Rendon was among the state Democratic leaders who pushed through the legislation in April 2017 to raise the state gas tax by 12 cents a gallon, boost taxes on diesel fuel and create a new vehicle fee ranging from $25 to $175 annually, based on a car’s value.

Gov. Jerry Brown and legislative leaders said the new levies were necessary to address a $130-billion backlog in road and bridge repairs caused in part by the fact that the Legislature had not increased the gas tax in 23 years.

The first full year of new funding, in the fiscal year that began July 1, is expected to generate nearly $4.4 billion in revenue.

Most of the money will be set aside for improving roads and bridges. But 22% — nearly $1 billion in the first full year — will go to a broad mix of other projects, including mass transit, intercity rail, and bike and pedestrian paths. Transit and rail programs are covered by vehicle fees.

Other funds will go toward job training and administrative services for state transportation agencies.

In qualifying the repeal measure for the Nov. 6 ballot, DeMaio and Republican leaders have been especially critical of how the state has shifted funds to cover debt payments on Proposition 1B, a $19-billion transportation bond measure passed by California voters in 2006.

Voters agreed with arguments from then-Republican Gov. Arnold Schwarzenegger and former state Senate leader Don Perata (D-Oakland), who said the bonds would “make a real difference to the lives of millions of Californians, who will find it easier to get to work.”

Although most of the measure’s money went to improving highways, the bond projects also included $40 million to expand railroad tracks used by Burlington Northern Santa Fe Railway Co. over Tehachapi Pass and to help eliminate a bottleneck in Colton that delayed Union Pacific and BNSF trains.

Some public officials objected at the time to using public bond funds to help private railroad companies, saying the voters who approved the bonds intended them to fix roads. State transportation officials said the rail projects helped California’s economy by improving the flow of goods.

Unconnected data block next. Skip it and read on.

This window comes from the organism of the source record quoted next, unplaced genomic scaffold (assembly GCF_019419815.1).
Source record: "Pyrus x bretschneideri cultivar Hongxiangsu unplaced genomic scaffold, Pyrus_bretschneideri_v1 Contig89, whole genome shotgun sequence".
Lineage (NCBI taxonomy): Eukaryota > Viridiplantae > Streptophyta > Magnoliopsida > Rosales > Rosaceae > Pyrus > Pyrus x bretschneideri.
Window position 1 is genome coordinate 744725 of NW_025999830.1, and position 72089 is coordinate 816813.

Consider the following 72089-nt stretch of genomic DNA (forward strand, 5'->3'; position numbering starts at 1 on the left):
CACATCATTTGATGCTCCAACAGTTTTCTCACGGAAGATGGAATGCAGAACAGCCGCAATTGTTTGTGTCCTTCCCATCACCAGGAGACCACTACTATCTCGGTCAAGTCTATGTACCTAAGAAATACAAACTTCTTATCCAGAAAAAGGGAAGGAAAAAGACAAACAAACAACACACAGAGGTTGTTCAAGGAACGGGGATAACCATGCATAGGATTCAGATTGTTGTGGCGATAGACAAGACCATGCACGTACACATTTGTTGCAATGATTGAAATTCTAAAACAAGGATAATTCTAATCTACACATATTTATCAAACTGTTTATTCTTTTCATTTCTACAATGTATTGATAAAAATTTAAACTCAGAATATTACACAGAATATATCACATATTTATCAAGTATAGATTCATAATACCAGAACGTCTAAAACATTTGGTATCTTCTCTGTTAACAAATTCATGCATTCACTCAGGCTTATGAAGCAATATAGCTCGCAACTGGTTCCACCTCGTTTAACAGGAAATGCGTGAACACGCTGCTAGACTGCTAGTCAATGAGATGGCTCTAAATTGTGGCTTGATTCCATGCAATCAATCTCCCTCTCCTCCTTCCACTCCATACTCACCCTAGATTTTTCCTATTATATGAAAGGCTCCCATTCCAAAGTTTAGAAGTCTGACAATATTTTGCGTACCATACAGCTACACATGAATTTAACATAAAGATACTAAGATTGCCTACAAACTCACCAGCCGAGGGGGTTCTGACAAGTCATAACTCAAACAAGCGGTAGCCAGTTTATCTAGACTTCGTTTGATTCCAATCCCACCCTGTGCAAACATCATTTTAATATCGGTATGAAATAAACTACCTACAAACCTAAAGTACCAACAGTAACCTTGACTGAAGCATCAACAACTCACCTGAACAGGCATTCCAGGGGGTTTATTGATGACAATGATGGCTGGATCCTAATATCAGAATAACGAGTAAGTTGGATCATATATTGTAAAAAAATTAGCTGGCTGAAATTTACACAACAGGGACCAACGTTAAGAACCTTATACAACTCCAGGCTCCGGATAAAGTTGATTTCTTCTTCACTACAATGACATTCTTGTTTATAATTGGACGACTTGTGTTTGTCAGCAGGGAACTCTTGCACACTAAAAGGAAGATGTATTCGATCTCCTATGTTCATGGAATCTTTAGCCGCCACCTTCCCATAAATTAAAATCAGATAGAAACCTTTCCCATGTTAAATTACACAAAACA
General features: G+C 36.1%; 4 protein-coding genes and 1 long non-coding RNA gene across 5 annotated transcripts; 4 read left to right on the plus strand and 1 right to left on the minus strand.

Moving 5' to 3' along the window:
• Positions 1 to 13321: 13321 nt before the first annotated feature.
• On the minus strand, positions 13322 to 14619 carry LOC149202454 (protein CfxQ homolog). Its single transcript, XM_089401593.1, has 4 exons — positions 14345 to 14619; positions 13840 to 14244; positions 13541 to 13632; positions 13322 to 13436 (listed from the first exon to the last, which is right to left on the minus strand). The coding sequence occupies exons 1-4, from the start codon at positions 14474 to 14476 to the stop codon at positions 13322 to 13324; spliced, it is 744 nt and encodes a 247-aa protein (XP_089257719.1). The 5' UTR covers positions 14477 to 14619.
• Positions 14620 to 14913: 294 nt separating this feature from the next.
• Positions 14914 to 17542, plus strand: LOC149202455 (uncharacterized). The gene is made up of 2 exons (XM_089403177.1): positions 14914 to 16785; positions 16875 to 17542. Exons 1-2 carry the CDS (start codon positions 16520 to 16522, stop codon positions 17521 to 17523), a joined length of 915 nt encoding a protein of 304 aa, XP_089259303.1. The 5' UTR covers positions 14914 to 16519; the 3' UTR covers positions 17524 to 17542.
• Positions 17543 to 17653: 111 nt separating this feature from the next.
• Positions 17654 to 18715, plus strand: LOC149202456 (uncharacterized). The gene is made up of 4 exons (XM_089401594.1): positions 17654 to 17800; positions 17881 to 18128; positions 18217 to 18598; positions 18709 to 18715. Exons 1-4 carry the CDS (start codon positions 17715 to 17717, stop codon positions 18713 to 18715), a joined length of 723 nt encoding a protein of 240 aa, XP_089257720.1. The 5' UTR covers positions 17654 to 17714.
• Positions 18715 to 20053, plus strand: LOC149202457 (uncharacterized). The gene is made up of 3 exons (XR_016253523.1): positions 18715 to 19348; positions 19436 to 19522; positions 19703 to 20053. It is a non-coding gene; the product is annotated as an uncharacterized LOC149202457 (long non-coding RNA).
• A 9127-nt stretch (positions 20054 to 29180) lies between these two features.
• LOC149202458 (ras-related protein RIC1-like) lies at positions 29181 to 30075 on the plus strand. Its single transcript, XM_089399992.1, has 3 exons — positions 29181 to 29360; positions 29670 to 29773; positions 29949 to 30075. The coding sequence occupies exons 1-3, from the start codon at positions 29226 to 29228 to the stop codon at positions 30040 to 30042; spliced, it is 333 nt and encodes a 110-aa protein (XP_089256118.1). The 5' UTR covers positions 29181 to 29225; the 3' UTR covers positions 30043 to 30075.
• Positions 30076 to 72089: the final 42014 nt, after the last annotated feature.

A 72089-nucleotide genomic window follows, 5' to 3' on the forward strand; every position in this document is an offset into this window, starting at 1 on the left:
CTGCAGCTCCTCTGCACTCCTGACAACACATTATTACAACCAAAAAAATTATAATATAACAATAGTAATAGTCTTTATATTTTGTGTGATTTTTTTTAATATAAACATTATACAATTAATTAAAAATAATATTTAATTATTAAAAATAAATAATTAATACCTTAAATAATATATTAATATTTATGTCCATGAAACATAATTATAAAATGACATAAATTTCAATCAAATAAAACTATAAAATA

Those transportation bond payments were covered at first by the state’s general fund, which also pays for most other public programs, including schools, prisons, public safety and social services.

But in 2007, the state began using money from fuel taxes for the more than $1 billion in debt service on the bonds, freeing up that amount in the general fund for other programs.

The state stopped that practice in 2010 and instead began using truck weight fees to service the Proposition 1B debt. Before those shifts, the weight fees and fuel excise taxes went into the State Highway Account, which paid for state highway rehabilitation projects and maintenance.

Fuel taxes in place before SB 1 continue to go into that fund, but the new tax revenue goes to new, restricted accounts, including one for road maintenance and rehabilitation.

Last year, the debt service on the Proposition 1B bonds included $499.6 million in principal, $795 million in interest and $481,000 in fees. Since 2010, the state has paid $4.9 billion in interest on the bonds.

The use of gas tax money and then truck weight fees to pay debt service drew objections from state Sen. John Moorlach (R-Costa Mesa), an accountant who previously served as Orange County treasurer and tax collector.

Money “should have come out of the general fund to pay the debt,” he said. “It’s a little bookkeeping shuffle. Now the state is coming and saying, ‘Oh geez, we need to fix roads.’ Well you had the money to fix roads. You just allocated them to somewhere else.”

Sen. Jim Beall (D-San Jose), chairman of the state Senate Transportation and Housing Committee, defended using truck weight fees to pay bond debt.

“The money is actually going to transportation projects,” Beall said of the bond debt. “The advantages far exceed the interest cost by repairing the roads quicker and getting them done before they start falling apart even worse. It’s cheaper to do it with bonds.”